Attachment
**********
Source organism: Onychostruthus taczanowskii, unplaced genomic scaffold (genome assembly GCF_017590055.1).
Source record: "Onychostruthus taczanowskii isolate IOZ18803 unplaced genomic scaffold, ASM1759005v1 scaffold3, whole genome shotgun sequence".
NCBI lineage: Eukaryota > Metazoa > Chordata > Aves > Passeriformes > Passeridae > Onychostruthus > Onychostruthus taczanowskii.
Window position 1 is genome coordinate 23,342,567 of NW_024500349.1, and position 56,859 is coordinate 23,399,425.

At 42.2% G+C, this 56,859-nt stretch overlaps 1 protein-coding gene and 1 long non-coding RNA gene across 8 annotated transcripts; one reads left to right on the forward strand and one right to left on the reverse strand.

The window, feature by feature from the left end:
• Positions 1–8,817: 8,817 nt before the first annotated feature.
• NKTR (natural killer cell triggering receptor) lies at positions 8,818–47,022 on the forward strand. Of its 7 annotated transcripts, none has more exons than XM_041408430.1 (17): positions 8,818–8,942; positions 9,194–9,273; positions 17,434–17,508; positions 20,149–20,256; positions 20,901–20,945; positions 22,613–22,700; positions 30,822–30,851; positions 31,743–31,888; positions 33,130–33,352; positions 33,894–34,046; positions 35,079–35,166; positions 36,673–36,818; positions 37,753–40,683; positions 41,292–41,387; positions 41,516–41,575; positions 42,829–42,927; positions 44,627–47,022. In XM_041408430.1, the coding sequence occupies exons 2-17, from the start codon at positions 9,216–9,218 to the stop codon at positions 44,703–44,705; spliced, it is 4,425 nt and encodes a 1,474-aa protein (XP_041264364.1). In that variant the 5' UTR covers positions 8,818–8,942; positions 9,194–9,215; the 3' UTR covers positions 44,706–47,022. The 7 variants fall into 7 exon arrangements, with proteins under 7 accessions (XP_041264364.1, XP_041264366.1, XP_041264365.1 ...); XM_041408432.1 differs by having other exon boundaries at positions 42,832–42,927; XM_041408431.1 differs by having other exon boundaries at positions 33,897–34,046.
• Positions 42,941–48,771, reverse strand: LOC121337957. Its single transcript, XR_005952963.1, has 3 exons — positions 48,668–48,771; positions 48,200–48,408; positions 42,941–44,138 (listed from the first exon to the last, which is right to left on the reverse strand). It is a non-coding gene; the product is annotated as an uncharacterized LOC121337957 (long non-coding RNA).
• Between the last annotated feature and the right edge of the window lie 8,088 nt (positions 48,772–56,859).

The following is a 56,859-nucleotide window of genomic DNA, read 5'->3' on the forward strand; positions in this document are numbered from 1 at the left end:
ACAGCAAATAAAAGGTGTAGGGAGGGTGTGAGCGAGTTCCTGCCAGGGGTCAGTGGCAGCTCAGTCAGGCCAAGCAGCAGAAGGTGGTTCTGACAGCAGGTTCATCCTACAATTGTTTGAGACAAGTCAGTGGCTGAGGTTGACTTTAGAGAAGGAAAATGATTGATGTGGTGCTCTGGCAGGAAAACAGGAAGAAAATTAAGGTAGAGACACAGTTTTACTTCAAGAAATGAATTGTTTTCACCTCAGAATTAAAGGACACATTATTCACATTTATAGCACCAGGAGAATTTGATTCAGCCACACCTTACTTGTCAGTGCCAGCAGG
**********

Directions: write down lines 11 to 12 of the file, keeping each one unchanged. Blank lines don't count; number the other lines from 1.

The following is a 56,859-nucleotide window of genomic DNA, read 5'->3' on the forward strand; positions in this document are numbered from 1 at the left end:
ACAGCAAATAAAAGGTGTAGGGAGGGTGTGAGCGAGTTCCTGCCAGGGGTCAGTGGCAGCTCAGTCAGGCCAAGCAGCAGAAGGTGGTTCTGACAGCAGGTTCATCCTACAATTGTTTGAGACAAGTCAGTGGCTGAGGTTGACTTTAGAGAAGGAAAATGATTGATGTGGTGCTCTGGCAGGAAAACAGGAAGAAAATTAAGGTAGAGACACAGTTTTACTTCAAGAAATGAATTGTTTTCACCTCAGAATTAAAGGACACATTATTCACATTTATAGCACCAGGAGAATTTGATTCAGCCACACCTTACTTGTCAGTGCCAGCAGG